Data protection commissioner releases report for 2011-2012
Now Reading: Data protection commissioner releases report for 2011-2012

PUBLISHED  02:32 April 27, 2013

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When presenting his 24th Activity Report on Data Protection covering the years 2011 and 2012 on 24 April, the Federal Commissioner for Data Protection and Freedom of Information Peter Schaar mentioned that 
the activity report “emphasises the increase of data protection issues by many examples from almost all areas of our lives,” Schaar said.
“ It is not only the young people who will not envisage their lives without smart phones and Internet. Also increasing is the alleviated use of many everyday objects by the “internet of things” – from cars to electricity meters to television – computer chips simplify our lives, but at the same time they also collect comprehensive user data. Therefore up-to-date rules for handling information technology are more urgent than ever,” the Commissioner said.
Compared with these challenges, the political and legal progress in data protection is very modest a press statement outlined.
“Unfortunately, improvements proclaimed by the Federal Government for its legislative period were only implemented to some degree, The Employee Data Protection Act was definitively shelved after heavy criticism in spring. Thus, employees still remain without adequate legal protection against spying at the workplace.
Under reference to the discussion on European level, the intention to modernize German data protection law was not pursued any further. However, the new European law will come into force no earlier than 2015.
A comprehensive independent evaluation of the security laws has not taken place. Nevertheless, the security authorities were provided with additional powers and data files during the period under report (No. 7.1).
 The Federal Government has not followed up the “Red Lines Act” for the limitation of data collection and profiling on the Internet, which was announced in 2010. Instead, the Federal Government apparently puts all hope in the business sector’s self-regulation.
The Foundation for Data Protection, which is to start its work this year, shows an excessive presence of business representatives in its committees. Anyhow the financial framework is so limited that grants from companies are inevitable. The question is now how it might perform its duties independently as required.
The most important discussions on data protection are currently taking place on European level. The data protection reform package presented by the European Commission offers the chance to up – date data protection and to enforce data protection provisions effectively. With regard to this European legislative process, I expect the Federal Government to yield a high level of data protection in a committed and constructive way. For a European General Data Protection Regulation the following points are particularly significant; Non-European companies have to comply with the European data protection law when they offer services in the European internal market and intend to process Europeans’ personal data (marketplace principle).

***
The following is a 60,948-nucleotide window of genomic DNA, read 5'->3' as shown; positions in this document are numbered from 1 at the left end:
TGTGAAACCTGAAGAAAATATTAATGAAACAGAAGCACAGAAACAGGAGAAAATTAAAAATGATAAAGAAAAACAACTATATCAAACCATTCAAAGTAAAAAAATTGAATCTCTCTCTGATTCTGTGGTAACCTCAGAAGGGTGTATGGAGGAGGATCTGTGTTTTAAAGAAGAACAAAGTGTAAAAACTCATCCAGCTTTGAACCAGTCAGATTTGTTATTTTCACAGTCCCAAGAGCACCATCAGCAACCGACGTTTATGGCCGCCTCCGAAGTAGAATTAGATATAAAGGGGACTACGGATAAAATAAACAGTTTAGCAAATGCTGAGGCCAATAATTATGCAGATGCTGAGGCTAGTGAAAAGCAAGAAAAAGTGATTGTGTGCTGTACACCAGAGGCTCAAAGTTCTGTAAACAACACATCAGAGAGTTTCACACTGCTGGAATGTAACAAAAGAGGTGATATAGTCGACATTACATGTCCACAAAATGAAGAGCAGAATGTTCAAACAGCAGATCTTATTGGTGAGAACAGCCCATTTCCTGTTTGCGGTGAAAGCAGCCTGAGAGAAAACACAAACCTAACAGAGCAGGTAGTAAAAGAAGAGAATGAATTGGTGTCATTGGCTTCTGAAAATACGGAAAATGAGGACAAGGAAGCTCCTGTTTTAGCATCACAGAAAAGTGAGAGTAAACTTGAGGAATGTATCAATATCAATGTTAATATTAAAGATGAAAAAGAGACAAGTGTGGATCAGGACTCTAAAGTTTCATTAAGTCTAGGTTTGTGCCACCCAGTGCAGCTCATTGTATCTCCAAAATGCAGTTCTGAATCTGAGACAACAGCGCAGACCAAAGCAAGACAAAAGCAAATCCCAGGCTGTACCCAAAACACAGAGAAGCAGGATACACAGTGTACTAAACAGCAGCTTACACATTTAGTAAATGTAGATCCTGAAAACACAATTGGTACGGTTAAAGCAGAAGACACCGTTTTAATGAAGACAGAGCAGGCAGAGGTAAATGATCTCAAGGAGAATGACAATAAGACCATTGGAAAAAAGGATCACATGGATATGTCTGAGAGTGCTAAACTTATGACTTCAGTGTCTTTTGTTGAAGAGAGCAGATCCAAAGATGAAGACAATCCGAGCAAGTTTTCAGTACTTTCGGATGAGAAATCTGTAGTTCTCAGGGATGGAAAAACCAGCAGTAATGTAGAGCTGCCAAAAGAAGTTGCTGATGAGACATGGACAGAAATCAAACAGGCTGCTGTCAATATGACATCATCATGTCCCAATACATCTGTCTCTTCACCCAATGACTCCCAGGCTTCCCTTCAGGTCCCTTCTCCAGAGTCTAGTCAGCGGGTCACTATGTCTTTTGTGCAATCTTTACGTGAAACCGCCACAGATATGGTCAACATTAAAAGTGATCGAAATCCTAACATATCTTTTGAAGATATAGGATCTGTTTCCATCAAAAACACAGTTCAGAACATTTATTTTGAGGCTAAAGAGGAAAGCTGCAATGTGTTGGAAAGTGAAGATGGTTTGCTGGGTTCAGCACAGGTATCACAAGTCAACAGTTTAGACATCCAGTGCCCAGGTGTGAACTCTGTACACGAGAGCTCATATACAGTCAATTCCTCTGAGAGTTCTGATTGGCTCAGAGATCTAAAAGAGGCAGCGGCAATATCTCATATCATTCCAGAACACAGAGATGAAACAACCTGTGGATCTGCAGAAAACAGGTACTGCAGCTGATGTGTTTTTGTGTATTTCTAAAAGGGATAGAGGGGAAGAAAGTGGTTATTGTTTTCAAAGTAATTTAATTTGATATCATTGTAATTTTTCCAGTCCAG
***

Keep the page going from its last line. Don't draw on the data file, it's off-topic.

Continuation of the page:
The Data Protection Authorities’ independence has to be ensured vis-à-vis national governments and vis-à-vis the European Commission. They must get a position to effectively penalize violations, especially by means of fines, which are based on the financial capacity of the respective companies.
Technological data protection must be strengthened. In so far, the draft contains promising approaches (Privacy by Design, privacy-friendly default settings, privacy impact assessments) which, however, need to be ex-tended. I advocate the setting of strict limits to the merging of personal data to profiles and to their use.
Given the increasing data exchange between European security authorities, it is necessary to provide European minimum standards for data protection without jeopardizing the German level of data protection. That is why the Directive for data protection in the area of police and justice proposed by the European Commission is of great importance. However, the draft directive requires significant amendments.
Objections and citizens’ complaints
85 officers have conducted 106 inspections of public federal agencies. A total of 15 complaints were made. 9,729 citizens have appealed to the Federal Data Protection Commissioner in 2011 and 2012.
Other topics of the 24 Activity Report Google, Facebook and other internet companies with headquarters in the United States continue to collect comprehensive data in Germany and Europe, partially in violation of local data protection laws. The data protection authorities of several European Member States cooperate in a joint initiative for the punishment of Google’s violations against European data protection regulations. Although an inspection of the services of Facebook by the Irish data protection authority has led to some improvements (such as turning off the facial recognition for all users from the European Member States) – many data protection issues remain unanswered yet.
The Federal Commissioner takes a critical stance towards the fact that during the period under report the security authorities were granted additional powers and instruments again and before the reappraisal of the former causes and negative developments was completed.
Already in the legislative process for the Act on Setting up a Counter-Terrorism Database the Federal Commissioner advocated stricter data protection regulations, in particular to protect (“contact”-) persons with no criminal record. Due to the arrangement of responsibilities for the counter-terrorism database scattered on different administrations, data protection supervisions encounter considerable difficulties.
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